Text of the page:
Bats and Pine Martens

ELF has obtained a commitment from the Forestry Commission to put a pause on the second release of Pine Martens in Wye Valley and Forest of Dean Bats SPA onto its land. That is until such time as a proper assessment of the impacts on protected bats has been undertaken, especially Greater and Lesser Horseshoe Bats.

Greater Horse Shoe Bat – by kind permission of David Priddis ©

Recent media reports on the success of the Pine Marten introduction in the Forest of Dean and the Wye Valley Bats Special Protection Area have been widely circulated. Whilst ELF is a great supporter of conservation efforts to rebalance nature, we have had concerns over this reported matter. ELF has been working with a local bat expert since the beginning of 2020, regarding his significant concerns about the release of Pine Martens in this area and the direct impacts on protected bat species. We have been working to stop a second release anticipated this autumn, until there has been a proper assessment of the impact on the protected bats species undertaken.

Stephen Davison approached ELF at the beginning of the year, regarding the impacts on Greater Horseshoe and Lesser Horseshoe Bats, European Protected Species and qualifying feature species for the Wye Valley and Forest of Dean Bats SPA and the lack of an Appropriate Assessment as required under Regulation 6(3) of the Habitats Regulations. Pine Martens are known to predate on bats and two reports commissioned (shadow Habitats Assessments) both concluded that “significant effects” on protected species could not be ruled out. Yet no appropriate assessment was carried out. One report stated:-

One shadow report stated:-

Given their location and the nature of the buildings, mines and caves they are found in, the most important SAC bat populations could be at risk from pine marten predation and/or disturbance, due to the vulnerability of many of the roosts to entry by pine martens. The severity of impacts is very difficult to quantify but, for instance, without mitigation, a chance event of surplus killing at …………in winter could have severe and potentially irreversible impacts on the status of greater horseshoe bats as a qualifying feature of the SAC.”

A joint project by the Gloucestershire Wildlife Trust, the Vincent Wildlife Trust, and the Forestry Commission, a collection licence was obtained from Scottish Natural Heritage for the collection of PMs from Scotland. They were released onto land last autumn belonging to the FC whose permission was required for the release. As is the nature of such releases, there has been much secrecy regarding location and timing.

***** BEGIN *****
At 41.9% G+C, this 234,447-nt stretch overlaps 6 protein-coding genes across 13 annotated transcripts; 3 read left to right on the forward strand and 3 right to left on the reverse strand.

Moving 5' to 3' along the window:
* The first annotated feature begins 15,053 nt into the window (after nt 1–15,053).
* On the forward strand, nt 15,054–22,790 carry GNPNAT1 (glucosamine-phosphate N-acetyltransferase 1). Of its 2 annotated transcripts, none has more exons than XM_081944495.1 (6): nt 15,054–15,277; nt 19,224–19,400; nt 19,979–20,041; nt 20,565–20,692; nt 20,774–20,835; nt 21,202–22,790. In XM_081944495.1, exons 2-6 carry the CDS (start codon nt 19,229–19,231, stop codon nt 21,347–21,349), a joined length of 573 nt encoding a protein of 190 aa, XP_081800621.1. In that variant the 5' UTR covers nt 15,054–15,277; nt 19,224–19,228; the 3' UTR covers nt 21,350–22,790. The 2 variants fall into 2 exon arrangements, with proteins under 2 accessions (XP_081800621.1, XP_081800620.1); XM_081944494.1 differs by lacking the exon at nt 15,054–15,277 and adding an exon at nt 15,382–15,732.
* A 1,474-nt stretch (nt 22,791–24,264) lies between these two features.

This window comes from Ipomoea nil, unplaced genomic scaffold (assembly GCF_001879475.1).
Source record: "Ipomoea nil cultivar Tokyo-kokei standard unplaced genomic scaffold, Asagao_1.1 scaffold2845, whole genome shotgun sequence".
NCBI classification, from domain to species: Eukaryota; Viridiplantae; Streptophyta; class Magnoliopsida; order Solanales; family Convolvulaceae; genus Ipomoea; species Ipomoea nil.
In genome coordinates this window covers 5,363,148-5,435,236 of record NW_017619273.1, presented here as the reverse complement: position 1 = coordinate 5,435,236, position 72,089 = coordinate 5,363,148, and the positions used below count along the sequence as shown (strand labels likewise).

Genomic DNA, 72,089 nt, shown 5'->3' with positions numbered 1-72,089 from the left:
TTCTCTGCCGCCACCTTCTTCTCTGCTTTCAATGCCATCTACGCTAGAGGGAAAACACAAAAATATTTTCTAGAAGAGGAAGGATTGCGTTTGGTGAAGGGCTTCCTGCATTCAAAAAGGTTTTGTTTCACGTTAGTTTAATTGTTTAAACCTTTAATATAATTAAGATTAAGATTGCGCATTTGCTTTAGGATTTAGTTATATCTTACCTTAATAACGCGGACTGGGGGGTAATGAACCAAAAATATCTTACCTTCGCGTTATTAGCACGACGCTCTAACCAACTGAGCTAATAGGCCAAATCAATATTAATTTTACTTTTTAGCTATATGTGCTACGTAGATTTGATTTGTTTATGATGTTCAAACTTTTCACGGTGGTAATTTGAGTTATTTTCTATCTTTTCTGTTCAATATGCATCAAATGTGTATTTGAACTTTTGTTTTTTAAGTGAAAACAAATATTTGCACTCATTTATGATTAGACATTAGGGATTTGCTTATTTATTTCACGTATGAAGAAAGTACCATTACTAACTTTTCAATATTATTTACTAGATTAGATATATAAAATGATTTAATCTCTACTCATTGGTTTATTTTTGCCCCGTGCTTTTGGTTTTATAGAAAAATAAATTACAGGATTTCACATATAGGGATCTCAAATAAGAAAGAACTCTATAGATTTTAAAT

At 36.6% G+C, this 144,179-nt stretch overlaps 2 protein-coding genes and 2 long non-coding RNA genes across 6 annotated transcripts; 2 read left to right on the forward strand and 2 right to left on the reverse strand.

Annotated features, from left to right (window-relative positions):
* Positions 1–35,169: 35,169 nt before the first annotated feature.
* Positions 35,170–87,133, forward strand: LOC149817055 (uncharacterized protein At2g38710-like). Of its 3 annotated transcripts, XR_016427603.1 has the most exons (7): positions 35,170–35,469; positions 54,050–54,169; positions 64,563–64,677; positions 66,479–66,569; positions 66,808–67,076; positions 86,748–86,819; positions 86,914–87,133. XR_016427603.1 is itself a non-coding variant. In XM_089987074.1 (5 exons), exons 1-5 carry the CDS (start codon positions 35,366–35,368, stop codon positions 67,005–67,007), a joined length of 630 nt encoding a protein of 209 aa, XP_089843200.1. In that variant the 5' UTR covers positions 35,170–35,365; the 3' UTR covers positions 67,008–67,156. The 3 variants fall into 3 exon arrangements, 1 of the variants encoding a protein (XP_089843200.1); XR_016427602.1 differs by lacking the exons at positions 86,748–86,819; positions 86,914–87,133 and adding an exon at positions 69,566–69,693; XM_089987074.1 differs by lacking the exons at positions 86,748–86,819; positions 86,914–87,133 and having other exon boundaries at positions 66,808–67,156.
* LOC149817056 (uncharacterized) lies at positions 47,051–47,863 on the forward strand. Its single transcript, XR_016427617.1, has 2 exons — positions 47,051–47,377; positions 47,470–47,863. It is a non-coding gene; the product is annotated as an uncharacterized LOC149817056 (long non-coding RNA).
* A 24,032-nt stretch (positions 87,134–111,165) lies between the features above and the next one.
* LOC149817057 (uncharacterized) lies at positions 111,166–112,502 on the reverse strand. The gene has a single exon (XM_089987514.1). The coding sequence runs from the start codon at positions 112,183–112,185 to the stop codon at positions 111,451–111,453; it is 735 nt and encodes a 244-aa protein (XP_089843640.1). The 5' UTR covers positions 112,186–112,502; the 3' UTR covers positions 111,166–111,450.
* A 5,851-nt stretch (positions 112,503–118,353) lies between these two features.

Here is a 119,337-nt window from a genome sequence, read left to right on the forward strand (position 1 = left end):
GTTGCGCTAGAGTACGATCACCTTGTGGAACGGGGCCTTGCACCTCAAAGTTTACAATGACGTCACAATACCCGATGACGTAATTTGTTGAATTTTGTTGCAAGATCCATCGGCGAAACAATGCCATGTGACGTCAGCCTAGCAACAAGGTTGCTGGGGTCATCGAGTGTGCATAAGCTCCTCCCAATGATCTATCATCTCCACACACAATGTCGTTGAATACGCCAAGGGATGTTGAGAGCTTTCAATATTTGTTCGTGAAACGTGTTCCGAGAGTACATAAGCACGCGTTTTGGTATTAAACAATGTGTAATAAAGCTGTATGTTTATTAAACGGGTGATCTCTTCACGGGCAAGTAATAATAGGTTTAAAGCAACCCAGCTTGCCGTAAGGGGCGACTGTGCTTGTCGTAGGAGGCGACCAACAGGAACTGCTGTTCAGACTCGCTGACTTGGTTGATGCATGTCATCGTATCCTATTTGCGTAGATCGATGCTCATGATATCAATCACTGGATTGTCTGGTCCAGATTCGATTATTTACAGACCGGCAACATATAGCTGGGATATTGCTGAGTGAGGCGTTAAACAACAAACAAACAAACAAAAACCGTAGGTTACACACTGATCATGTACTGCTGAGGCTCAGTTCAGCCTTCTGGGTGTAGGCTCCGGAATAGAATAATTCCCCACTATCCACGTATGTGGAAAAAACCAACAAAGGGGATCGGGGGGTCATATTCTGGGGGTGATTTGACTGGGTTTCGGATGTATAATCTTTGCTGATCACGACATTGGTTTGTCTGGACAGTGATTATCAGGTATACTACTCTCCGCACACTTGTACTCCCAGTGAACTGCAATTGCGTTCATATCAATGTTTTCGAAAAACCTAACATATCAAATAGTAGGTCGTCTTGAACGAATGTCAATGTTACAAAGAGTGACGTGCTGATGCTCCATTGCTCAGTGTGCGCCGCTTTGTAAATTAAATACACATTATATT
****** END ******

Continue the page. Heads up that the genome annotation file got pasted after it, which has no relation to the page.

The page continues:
However we found out that at least some of the releases had taken part on FC land and either within or near to the European Protected site. ELF is much encouraged that FC are now properly engaging with our clients concerns, following the threat of legal action.

The article 6 (3) Habitats Reg’s Appropriate Assessment, we have now been assured will be carried out and no further releases will take place until this has been done. Only then will they have the appropriate information as to whether or not further releases will go ahead.

ELF has been working with Kim Ziya at Landmark chambers on this matter throughout and we wish to thank her for her fantastic advice and her generosity of time and for getting us so far.

Reg. 63 of the Habitats Regulations:

“(1) A competent authority, before deciding to undertake, or give any consent, permission or other authorisation for, a plan or project which—

(a) is likely to have a significant effect on a European site or a European offshore marine site (either alone or in combination with other plans or projects), and

(b) is not directly connected with or necessary to the management of that site,

must make an appropriate assessment of the implications of the plan or project for that site in view of that site’s conservation objectives.

(2) A person applying for any such consent, permission or other authorisation must provide such information as the competent authority may reasonably require for the purposes of the assessment or to enable it to determine whether an appropriate assessment is required.

(3) The competent authority must for the purposes of the assessment consult the appropriate nature conservation body and have regard to any representations made by that body within such reasonable time as the authority specifies.

(4) It must also, if it considers it appropriate, take the opinion of the general public, and if it does so, it must take such steps for that purpose as it considers appropriate.

(5) In the light of the conclusions of the assessment, and subject to regulation 64, the competent authority may agree to the plan or project only after having ascertained that it will not adversely affect the integrity of the European site or the European offshore marine site (as the case may be).